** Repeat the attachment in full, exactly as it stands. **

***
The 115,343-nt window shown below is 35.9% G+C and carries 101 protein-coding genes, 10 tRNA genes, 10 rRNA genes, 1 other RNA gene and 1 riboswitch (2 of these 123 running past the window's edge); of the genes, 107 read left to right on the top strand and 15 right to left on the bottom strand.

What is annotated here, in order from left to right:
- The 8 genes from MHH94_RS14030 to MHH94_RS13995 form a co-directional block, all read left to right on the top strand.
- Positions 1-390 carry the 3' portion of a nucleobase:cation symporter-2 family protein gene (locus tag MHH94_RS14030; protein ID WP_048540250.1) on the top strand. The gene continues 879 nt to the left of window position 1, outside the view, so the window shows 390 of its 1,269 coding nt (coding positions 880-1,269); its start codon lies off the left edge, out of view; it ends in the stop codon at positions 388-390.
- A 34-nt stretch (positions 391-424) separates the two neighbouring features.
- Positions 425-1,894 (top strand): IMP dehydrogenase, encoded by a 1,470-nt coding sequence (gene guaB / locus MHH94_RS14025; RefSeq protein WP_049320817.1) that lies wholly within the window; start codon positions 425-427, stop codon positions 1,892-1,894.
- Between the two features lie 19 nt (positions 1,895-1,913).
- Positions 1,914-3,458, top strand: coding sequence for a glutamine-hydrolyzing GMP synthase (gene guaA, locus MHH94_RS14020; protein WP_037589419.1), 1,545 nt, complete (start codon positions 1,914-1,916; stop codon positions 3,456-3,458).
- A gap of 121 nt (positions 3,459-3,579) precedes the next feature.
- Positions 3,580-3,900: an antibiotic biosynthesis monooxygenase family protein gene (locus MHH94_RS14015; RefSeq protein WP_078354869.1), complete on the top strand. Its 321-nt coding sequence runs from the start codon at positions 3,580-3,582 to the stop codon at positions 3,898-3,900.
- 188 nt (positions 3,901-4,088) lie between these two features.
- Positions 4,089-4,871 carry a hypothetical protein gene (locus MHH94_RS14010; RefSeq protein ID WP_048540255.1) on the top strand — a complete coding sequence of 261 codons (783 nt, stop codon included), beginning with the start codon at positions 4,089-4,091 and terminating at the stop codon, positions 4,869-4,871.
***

The 115,343-nt window shown below is 35.9% G+C and carries 101 protein-coding genes, 10 tRNA genes, 10 rRNA genes, 1 other RNA gene and 1 riboswitch (2 of these 123 running past the window's edge); of the genes, 107 read left to right on the top strand and 15 right to left on the bottom strand.

What is annotated here, in order from left to right:
- The 8 genes from MHH94_RS14030 to MHH94_RS13995 form a co-directional block, all read left to right on the top strand.
- Positions 1-390 carry the 3' portion of a nucleobase:cation symporter-2 family protein gene (locus tag MHH94_RS14030; protein ID WP_048540250.1) on the top strand. The gene continues 879 nt to the left of window position 1, outside the view, so the window shows 390 of its 1,269 coding nt (coding positions 880-1,269); its start codon lies off the left edge, out of view; it ends in the stop codon at positions 388-390.
- A 34-nt stretch (positions 391-424) separates the two neighbouring features.
- Positions 425-1,894 (top strand): IMP dehydrogenase, encoded by a 1,470-nt coding sequence (gene guaB / locus MHH94_RS14025; RefSeq protein WP_049320817.1) that lies wholly within the window; start codon positions 425-427, stop codon positions 1,892-1,894.
- Between the two features lie 19 nt (positions 1,895-1,913).
- Positions 1,914-3,458, top strand: coding sequence for a glutamine-hydrolyzing GMP synthase (gene guaA, locus MHH94_RS14020; protein WP_037589419.1), 1,545 nt, complete (start codon positions 1,914-1,916; stop codon positions 3,456-3,458).
- A gap of 121 nt (positions 3,459-3,579) precedes the next feature.
- Positions 3,580-3,900: an antibiotic biosynthesis monooxygenase family protein gene (locus MHH94_RS14015; RefSeq protein WP_078354869.1), complete on the top strand. Its 321-nt coding sequence runs from the start codon at positions 3,580-3,582 to the stop codon at positions 3,898-3,900.
- 188 nt (positions 3,901-4,088) lie between these two features.
- Positions 4,089-4,871 carry a hypothetical protein gene (locus MHH94_RS14010; RefSeq protein ID WP_048540255.1) on the top strand — a complete coding sequence of 261 codons (783 nt, stop codon included), beginning with the start codon at positions 4,089-4,091 and terminating at the stop codon, positions 4,869-4,871.